• Doesn't invoke require

    It doesn't use require anywhere, so it doesn't even populate $@

  • Recommended use is to pass discovered variables to require

    Doesn't sound like much of a win to me. probably prone to the 5.8 issue

  • Doesn't throw exception objects

    Seems in 2005, nobody had discovered exceptions yet really.


  • Module is not really designed for one-off module requires
  • Code is weak vs 5.8 issues.
  • Code is pretty high on the wtfometer
  • Code aggravates 5.8 issues with suppressed failures by ignoring $@ after failures
  • No exception objects


  • Mangles $@ with chomp
  • No exception objects
  • 5.8 double-require weak
  • Oh dear, please , not AUTOLOAD :(


  • Mostly an over the top file finding library, doesn't handle any of the require stuff
  • the usual, no exceptions, 5.8 double-require-weak


  • Not for requiring modules at all.


  • Not really for this job, but...
  • Has a method for detecting package loading, however....
  • That method is subject to the 5.8 double-require weakness and its friends


  • proDespite being Acme::, it sucks less than everything else so far!
  • Still depends on native require for exceptions
  • XS
  • Still defers to the internal require() op, so probably still suffers the 5.8 problems.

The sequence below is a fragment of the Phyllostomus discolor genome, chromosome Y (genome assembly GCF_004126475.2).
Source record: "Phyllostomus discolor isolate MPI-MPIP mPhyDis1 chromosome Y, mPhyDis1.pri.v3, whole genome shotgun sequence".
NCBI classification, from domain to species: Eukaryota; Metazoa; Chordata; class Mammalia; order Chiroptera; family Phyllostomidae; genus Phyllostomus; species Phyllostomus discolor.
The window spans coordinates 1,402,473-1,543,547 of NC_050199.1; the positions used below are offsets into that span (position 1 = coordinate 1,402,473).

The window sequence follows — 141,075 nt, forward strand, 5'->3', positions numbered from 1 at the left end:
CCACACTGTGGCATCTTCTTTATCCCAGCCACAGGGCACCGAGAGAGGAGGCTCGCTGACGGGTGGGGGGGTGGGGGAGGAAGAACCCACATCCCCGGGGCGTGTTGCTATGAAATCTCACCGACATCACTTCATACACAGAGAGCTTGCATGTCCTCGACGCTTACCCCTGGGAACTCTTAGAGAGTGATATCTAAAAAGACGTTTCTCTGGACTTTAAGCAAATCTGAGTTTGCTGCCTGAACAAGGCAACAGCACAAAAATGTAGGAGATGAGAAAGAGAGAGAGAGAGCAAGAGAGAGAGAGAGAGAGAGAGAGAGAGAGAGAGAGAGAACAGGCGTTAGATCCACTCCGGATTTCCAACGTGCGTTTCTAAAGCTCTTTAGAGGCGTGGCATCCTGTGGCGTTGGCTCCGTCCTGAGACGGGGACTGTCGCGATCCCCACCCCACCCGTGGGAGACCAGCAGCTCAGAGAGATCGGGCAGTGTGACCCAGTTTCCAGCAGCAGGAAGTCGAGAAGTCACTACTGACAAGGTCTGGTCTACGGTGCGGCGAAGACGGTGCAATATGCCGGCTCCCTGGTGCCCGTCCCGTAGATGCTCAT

• Depends on >= 5.10 anyway


  • Just as bad interface wise as UNIVERSAL::require
  • But worse, AUTOLOAD magics
  • Documented in German
  • eval "use $string"
    , very bad
  • Substitutes Perl require-fails string-only exceptions with alternative, german, string-only exceptions. Joy.
  • Prone to 5.8 issues


  • Prone to 5.8 issues
  • Standard Perl native exceptions only



  • pro:Actually appears to have work-arounds in place for heuristically solving the 5.8 problem!
  • pro:Tests for the above claimed fact!
  • pro:Tests pass !
  • Still no exception objects ( perl default exceptions )
  • pro: Reasonably sane API
  • pro: No need to check silly return values

tl;dr summary

Class::Load is awesome, you should use it everywhere you need require to actually work sanely with possibly-missing or possibly-broken classes (ie: everywhere that there is a user-part in a require ).
You can probably use it for more, but that might be overkill =).

The only way I can see something being better than it is if something decides to implement object exceptions with failure metadata in them, instead of needing to re-explore the failure manually